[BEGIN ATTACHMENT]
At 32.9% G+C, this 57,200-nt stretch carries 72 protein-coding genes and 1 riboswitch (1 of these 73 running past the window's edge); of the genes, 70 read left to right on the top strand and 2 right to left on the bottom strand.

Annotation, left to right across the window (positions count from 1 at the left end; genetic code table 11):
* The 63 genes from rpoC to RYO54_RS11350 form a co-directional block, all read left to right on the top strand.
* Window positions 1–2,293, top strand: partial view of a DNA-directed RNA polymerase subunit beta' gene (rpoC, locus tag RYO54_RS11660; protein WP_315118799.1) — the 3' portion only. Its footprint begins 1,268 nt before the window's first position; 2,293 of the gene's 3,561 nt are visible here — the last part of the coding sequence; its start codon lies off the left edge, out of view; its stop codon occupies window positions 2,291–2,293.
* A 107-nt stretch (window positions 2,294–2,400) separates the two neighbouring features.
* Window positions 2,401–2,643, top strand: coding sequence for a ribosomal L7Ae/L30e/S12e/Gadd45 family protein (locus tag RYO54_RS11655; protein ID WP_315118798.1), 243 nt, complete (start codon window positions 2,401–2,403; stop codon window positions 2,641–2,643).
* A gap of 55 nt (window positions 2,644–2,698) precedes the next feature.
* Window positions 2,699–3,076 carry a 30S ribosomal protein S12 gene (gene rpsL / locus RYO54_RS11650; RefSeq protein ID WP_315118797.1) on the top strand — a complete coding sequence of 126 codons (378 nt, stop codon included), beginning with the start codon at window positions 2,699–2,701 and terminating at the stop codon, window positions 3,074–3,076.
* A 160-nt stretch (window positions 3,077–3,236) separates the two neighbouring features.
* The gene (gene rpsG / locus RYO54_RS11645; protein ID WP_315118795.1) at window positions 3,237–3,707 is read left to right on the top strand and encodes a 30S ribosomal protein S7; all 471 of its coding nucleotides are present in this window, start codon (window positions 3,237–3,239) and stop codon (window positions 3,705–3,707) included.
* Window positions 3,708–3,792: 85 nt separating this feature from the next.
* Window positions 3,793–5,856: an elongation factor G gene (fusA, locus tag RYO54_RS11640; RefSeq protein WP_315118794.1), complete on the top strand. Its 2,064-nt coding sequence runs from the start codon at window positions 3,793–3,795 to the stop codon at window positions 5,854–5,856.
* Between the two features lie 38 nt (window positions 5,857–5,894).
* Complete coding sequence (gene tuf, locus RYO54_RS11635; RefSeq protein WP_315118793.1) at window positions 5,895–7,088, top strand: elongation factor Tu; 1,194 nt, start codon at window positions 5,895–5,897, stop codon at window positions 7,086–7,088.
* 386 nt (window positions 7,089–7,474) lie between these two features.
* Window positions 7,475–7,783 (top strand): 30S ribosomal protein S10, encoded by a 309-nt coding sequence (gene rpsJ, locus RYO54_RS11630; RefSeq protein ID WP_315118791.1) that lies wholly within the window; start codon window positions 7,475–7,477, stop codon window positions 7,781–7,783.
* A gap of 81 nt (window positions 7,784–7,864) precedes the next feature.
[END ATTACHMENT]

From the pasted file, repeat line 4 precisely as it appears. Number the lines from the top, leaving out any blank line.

* Window positions 1–2,293, top strand: partial view of a DNA-directed RNA polymerase subunit beta' gene (rpoC, locus tag RYO54_RS11660; protein WP_315118799.1) — the 3' portion only. Its footprint begins 1,268 nt before the window's first position; 2,293 of the gene's 3,561 nt are visible here — the last part of the coding sequence; its start codon lies off the left edge, out of view; its stop codon occupies window positions 2,291–2,293.